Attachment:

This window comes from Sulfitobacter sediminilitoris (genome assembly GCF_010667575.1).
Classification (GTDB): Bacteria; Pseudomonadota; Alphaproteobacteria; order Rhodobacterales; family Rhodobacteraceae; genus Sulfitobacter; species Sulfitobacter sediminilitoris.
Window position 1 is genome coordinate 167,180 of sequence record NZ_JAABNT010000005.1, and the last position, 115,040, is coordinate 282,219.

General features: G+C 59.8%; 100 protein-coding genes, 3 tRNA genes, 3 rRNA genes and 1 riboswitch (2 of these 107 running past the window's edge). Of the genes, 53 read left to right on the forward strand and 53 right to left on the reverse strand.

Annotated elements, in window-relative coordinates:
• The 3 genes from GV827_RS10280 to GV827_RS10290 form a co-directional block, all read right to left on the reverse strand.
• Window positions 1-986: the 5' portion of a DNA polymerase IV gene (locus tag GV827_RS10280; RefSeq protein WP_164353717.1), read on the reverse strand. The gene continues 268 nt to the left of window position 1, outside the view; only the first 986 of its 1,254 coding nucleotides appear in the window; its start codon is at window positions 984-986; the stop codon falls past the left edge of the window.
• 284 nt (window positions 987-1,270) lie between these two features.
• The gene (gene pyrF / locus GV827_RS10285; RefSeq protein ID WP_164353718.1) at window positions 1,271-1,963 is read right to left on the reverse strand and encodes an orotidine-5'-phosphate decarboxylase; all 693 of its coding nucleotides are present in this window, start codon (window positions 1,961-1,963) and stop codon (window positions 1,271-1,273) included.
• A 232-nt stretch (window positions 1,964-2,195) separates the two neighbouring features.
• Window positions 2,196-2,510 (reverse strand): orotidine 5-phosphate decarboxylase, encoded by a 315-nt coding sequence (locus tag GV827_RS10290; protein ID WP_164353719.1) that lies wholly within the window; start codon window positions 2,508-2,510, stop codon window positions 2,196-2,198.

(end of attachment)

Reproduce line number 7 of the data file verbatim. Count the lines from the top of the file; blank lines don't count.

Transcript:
• Window positions 1-986: the 5' portion of a DNA polymerase IV gene (locus tag GV827_RS10280; RefSeq protein WP_164353717.1), read on the reverse strand. The gene continues 268 nt to the left of window position 1, outside the view; only the first 986 of its 1,254 coding nucleotides appear in the window; its start codon is at window positions 984-986; the stop codon falls past the left edge of the window.